Archive for February 2012
Smitiuch Injury Law recently won an arbitration decision, DiMarco and Chubb Insurance Company, at the Financial Services Commission of Ontario (FSCO) regarding what is deemed to be an “accident”.
Marilena DiMarco was riding her bicycle on a training ride for a charitable event when she and her group went through a town that was having a street festival. Because the street was closed the group rode their bicycles on the sidewalk. A van was parked half-way on the sidewalk. When Ms. DiMarco swerved to avoid the van, she lost her balance and fell, hitting the van with her hand in the process. Chubb Insurance refused to accept the incident as a “motor vehicle accident” as defined in The Insurance Act and Statutory Accident Benefits Schedule (SABS) and refused to pay for badly-needed treatment and other accident benefits.
Arbitrator Deborah Pressman stated the following:
In this case, Ms. DiMarco was compelled to manoeuvre on the sidewalk around a vehicle that was parked in her way. This automobile set in motion a chain of events directly resulting in Ms. DiMarco’s fall from the bicycle. There was no intervening act that caused Ms. DiMarco to fall. There were no other impediments around the automobile or near Ms. DiMarco. Therefore, there was a direct and proximate cause between the “use or operation” of the automobile and Ms. DiMarco’s injuries.
Peter Cho, an associate lawyer at Smitiuch Injury Law Professional Corporation, represented Ms. DiMarco at the arbitration hearing. He was assisted by Chris Jackson, Accident Benefits Manager.
The decision can be read by clicking on the attached. DiMarco and Chubb Insurance Company of Canada FSCO Decision A10-003967
A recent decision by FSCO Arbitrator Jeffrey Rogers supports that a mediation can be deemed to have failed if it has not been mediated within the 60 day timeframe noted in both The Insurance Act as well as The Dispute Resolution Practice Code.
In the decision, Leone and State Farm, Arbitrator Rogers states the following:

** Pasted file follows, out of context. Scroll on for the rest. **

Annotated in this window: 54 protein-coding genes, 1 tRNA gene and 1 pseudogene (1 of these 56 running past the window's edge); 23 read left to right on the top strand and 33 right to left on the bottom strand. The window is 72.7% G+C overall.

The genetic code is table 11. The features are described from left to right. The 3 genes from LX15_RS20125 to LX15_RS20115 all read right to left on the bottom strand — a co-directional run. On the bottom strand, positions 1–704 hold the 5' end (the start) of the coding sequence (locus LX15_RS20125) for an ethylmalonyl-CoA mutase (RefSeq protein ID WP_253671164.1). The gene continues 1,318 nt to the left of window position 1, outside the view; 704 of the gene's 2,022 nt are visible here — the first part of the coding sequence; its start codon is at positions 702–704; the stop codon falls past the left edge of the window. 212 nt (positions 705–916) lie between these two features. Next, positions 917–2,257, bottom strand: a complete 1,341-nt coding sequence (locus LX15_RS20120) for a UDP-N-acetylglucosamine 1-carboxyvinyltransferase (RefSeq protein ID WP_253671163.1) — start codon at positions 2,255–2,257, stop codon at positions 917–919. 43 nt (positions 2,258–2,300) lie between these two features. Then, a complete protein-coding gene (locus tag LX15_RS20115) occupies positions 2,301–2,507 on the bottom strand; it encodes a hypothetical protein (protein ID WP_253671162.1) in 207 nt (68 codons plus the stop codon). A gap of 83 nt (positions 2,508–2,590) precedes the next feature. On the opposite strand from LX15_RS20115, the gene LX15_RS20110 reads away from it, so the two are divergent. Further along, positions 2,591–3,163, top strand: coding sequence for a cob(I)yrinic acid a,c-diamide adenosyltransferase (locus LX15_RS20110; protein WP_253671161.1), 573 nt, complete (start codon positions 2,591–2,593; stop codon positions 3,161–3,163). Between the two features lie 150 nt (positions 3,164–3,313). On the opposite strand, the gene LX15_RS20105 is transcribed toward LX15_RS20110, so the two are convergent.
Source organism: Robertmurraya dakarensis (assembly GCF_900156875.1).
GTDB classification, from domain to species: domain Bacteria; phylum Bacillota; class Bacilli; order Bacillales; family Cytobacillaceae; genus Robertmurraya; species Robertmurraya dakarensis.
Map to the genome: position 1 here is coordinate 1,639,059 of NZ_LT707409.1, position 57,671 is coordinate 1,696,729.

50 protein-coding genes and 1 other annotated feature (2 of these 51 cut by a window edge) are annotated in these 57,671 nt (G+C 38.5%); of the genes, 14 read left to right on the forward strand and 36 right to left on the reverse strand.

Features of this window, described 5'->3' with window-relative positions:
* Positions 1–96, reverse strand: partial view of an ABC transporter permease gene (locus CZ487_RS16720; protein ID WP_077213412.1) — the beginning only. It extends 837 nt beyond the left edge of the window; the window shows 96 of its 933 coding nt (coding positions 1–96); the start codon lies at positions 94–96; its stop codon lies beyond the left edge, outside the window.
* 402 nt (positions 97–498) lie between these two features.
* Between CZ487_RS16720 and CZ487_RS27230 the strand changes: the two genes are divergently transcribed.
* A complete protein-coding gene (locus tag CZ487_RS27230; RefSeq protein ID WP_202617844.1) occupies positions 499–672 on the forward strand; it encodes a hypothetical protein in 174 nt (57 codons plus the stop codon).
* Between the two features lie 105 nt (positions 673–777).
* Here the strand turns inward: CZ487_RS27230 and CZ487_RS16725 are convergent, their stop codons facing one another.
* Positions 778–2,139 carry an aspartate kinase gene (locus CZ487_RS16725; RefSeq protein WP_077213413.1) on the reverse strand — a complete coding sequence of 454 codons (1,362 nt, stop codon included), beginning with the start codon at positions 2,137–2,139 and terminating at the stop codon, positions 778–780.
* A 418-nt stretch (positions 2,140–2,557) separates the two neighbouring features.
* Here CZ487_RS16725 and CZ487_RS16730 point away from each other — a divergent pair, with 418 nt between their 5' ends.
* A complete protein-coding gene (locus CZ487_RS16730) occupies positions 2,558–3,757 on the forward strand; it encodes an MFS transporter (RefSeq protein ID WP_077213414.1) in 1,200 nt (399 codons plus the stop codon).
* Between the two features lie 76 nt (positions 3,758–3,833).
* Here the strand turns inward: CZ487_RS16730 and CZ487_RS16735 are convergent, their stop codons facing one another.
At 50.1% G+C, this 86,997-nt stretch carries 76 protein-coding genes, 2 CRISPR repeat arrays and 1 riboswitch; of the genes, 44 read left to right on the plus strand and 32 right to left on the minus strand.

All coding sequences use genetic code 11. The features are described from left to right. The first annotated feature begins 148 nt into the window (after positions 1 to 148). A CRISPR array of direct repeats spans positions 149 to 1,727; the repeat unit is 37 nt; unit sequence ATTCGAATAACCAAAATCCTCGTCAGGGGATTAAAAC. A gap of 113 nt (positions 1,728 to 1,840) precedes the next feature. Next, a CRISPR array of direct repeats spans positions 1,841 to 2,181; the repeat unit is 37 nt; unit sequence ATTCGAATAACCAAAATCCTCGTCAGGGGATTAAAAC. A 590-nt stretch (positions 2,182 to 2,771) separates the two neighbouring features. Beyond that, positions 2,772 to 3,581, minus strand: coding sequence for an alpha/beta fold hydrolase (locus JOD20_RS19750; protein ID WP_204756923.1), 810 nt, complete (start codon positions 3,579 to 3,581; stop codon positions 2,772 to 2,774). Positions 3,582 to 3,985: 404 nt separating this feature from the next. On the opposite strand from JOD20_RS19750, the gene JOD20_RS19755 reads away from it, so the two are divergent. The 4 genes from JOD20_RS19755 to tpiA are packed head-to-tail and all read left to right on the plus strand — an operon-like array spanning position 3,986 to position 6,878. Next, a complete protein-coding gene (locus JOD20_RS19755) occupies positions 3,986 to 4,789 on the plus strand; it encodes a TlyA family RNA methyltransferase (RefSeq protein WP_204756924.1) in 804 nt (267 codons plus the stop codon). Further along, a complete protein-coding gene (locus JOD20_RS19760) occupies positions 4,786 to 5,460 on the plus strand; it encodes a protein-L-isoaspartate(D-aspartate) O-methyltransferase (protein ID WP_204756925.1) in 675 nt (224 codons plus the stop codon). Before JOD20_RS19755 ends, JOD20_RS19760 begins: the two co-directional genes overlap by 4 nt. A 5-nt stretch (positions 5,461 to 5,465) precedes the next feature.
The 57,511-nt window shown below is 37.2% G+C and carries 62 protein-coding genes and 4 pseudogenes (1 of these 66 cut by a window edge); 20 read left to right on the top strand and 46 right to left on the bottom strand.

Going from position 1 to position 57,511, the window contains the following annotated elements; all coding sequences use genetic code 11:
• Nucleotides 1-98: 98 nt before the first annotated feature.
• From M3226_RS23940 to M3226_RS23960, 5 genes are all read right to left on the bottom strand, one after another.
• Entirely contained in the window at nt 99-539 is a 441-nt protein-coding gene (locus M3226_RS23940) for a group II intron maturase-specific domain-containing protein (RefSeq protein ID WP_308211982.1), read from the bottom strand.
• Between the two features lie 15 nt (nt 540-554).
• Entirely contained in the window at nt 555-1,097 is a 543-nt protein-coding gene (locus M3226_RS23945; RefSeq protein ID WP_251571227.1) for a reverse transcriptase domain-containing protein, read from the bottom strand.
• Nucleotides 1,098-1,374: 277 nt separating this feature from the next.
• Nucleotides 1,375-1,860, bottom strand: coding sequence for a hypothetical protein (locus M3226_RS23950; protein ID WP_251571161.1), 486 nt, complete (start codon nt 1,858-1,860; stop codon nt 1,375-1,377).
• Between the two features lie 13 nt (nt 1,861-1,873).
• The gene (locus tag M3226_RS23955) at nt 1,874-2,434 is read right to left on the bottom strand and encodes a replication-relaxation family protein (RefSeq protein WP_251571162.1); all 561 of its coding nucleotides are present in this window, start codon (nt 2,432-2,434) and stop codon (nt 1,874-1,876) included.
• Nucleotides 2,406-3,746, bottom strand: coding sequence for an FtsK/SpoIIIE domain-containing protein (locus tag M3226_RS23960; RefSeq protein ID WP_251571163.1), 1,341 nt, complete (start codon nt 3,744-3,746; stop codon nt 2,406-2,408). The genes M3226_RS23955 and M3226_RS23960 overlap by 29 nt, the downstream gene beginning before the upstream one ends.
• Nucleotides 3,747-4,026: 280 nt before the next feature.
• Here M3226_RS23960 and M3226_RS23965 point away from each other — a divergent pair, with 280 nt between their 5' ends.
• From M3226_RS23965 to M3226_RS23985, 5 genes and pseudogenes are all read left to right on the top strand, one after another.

Since the prescribed time for mediation had expired when Mr. Leone filed his Application for Arbitration, there was no jurisdictional barrier to his doing so. This conclusion is consistent with the scheme and intent of the Act, the Schedule and the Rules as they aim to promote prompt payment of benefits and speedy dispute resolution. The legislation and the Rules are all replete with fixed time limits intended to serve this purpose. Accepting State Farm’s position would mean that there is no fixed time for completing mediation. That would render meaningless the requirement in the Act and the Rules for the prompt appointment of a mediator.
Section 281.1 of the Act, section 51(1) of the Schedule and Rule 11 of the DRPC require that an Application for Mediation be filed no later than 2 years from the date the insurer provided written notice of refusal to pay an amount claimed. Accepting State Farm’s submission that the Application is not filed until a mediator is appointed would mean that an insured person does not know whether he or she has met this limitation when delivering an Application to the Commission. It would mean that the period differs from application to application and that close to 1 year of the permitted time was consumed by the delay in this case. Conceivably, if delays increase to the point where it takes 2 years to appoint a mediator, an insured person who attempts to file an Application immediately upon denial would see his or her rights extinguished, before the first step in the dispute resolution process has occurred. The Legislature could not have intended that absurd result.
A decision from the Superior Court of Justice of Ontario was released that declares a mediation by the Financial Services Commission of Ontario (FSCO) failed if it has not been mediated within 60 days of the application being submitted.
In Cornie v. Security National [2012 ONSC 905], which was heard with three other similar cases, Justice J.W. Sloan renders the following decision:
It currently appears that FSCO’s Dispute Resolution Services’ Mediation Unit is functioning without timelines and has been doing so for years.
The SABS [Statutory Accident Benefits] are for the benefit of injured motor vehicle victims and are often required in a timely fashion.
It makes perfect sense that the legislation and the DPRC [Dispute Resolution Practice Code] refer to a 60 day time limit to deal with such disputes.
In contrast to the injured victims, insurance companies are not in a vulnerable position. While there is nothing to suggest that these insurance companies are in any way responsible for the delay in mediation, there is no evidence that the delay in mediation is of any real consequence to them.
Justice Sloan found the insurance companies’ postion that accident victims must simply wait to be “preposterous” and suggests that FSCO can continue to try to comply with the 60 day period or seek a change and/or ask for some legislative direction to extend the 60 day period in appropriate circumstances.
It remains to be seen if this motion decision will be appealed.
The Toronto Star has published an article identifying the lengthy wait times at the Financial Services Commission of Ontario (FSCO) for mediations of accident benefits denied by insurance companies.
Our firm’s own Michael Smitiuch was interviewed and quoted in the article. He identifies the significant hardship that these delays often mean for clients and notes this to be an access to justice issue.
To read the Toronto Star Article, click here.